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Sports >  Seattle Seahawks

Seahawks look like a team in disarray as Cowboys arrive for home opener

Seahaks free safety Earl Thomas, left, and middle linebacker Bobby Wagner (54) react on the sideline during the second half of an NFL football preseason game against the Kansas City Chiefs, in Seattle in 2017. While Wagner is returning from an injury after missing two games, Thomas has been absent to take care of a personal matter. (John Froschauer / Associated Press)
Seahaks free safety Earl Thomas, left, and middle linebacker Bobby Wagner (54) react on the sideline during the second half of an NFL football preseason game against the Kansas City Chiefs, in Seattle in 2017. While Wagner is returning from an injury after missing two games, Thomas has been absent to take care of a personal matter. (John Froschauer / Associated Press)
By Gregg Bell Tacoma News Tribune

The Seahawks are getting back one All-Pro.

Another is ratcheting up his anger – at his own team.

What, you thought the drama-filled Seahawks would get through one week without doubt and issue among their stars.

Middle linebacker Bobby Wagner will return Sunday from his first missed game in three years to orchestrate Seattle’s defense and spy Dallas’ increasingly running quarterback Dak Prescott in the Seahawks’ home opener at CenturyLink Field.

But All-Pro safety Earl Thomas went into sudden limbo as the weekend began, after he mysteriously missed Friday’s practice for no reason. At least none coach Pete Carroll or his team would reveal, other than to say it was a “personal” reason.

So it goes for the winless, but not news-less, Seahawks.

And they’re not even out of September.

“I’m not going to give them no cliché. You don’t want to be 0-3,” Wagner said of this test against Dallas (1-1), after road losses to Denver (27-24) and Monday night at Chicago (24-17).

He’s right. You don’t.

Since 1980, 177 teams have started an NFL season 0-3. Five have gone on to make the playoffs. That’s a microscopic 2.8 percent chance at the postseason if you’ve started 0-3.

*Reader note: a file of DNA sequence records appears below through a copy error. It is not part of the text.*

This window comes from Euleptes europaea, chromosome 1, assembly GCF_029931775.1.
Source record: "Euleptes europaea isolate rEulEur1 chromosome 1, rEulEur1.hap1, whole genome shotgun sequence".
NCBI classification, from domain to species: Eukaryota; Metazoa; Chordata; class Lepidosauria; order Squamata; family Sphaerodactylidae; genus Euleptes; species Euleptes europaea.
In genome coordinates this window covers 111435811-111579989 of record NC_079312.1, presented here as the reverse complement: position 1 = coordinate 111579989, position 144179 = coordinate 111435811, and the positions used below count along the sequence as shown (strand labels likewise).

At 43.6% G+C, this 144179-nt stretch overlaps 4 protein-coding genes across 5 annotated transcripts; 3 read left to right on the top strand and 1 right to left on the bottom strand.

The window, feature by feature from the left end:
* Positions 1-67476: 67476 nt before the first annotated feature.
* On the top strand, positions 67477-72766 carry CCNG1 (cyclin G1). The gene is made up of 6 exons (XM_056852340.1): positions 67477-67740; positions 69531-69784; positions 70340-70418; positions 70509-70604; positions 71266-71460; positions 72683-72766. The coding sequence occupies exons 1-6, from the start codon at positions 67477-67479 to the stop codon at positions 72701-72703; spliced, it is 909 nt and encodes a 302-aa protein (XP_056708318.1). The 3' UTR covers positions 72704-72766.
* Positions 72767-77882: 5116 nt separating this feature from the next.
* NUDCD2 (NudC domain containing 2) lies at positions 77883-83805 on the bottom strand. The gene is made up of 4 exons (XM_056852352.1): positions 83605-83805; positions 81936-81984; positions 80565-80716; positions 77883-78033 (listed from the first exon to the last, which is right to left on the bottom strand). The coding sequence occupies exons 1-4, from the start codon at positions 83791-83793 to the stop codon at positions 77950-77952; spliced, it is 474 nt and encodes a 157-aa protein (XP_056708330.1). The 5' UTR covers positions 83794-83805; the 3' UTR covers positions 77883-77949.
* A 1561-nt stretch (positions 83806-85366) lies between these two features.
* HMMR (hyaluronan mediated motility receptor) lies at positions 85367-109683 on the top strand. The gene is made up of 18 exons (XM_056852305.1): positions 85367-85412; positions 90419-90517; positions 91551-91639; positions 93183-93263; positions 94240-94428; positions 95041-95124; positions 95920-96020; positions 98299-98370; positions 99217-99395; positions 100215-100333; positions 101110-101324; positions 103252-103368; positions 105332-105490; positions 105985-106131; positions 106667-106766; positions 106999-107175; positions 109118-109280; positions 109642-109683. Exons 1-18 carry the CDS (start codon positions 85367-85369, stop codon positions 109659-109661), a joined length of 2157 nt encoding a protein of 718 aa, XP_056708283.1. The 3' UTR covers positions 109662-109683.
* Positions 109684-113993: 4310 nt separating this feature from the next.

That’s what’s at stake for the Seahawks vs. Dallas.

“I look at it as we’re coming back home; you want to win every game at home,” Wagner said. “This is our first opportunity to be at home and give our crowd something to cheer for. We’re going to come out, we’re going to do our thing.

“I’m not worried about it,” he said of the Seahawks’ slow start. “Through my career, we’ve started all type of ways. We started really good. We started 1-4. We started all types of (ways). It really doesn’t matter, which is why we’ve been successful towards the end of the season.

“I think it’s just that mindset of understanding it’s a long season, understanding there’s a lot of teams that start hot and don’t finish that way. You would rather be the team that starts slow but finishes fast than the team that starts 7-0 but doesn’t make the playoffs.”

Thing Is, This Seahawks Team Doesn’t Have The Talent Nor Experience Their Predecessors Had While Rallying Into Their Multiple Playoff Runs Of The Past.

These Seahawks will have seven new starters on defense Sunday compared to last season, now that rookie right cornerback Tre Flowers is returning from a sore hamstring that kept him out of Monday night’s loss at Chicago. Last year at this time, the Seahawks were 1-1 with a combined 23 Pro Bowl selections on defense. Now they have six Pro Bowl appearances, all by the disgruntled Thomas.

His status to play Sunday was in doubt after he didn’t practice Friday for what the Seahawks reported was a reason “not injury related.” Instead of just saying his 29-year-old star got a rest day common to veterans, Carroll added to the intrigue and innuendo by saying: “He couldn’t work today. We’ll see how he’s doing. Make sure he’s OK.”

Carroll said it was not an injury, but that “he’s got some other stuff going on, that we are working on. Yes, it (of) a personal nature. That’s why I’m not talking about it.”

Wagner’s Pro Bowl linebacking partner K.J. Wright will miss his third straight game after arthroscopic knee surgery late last month.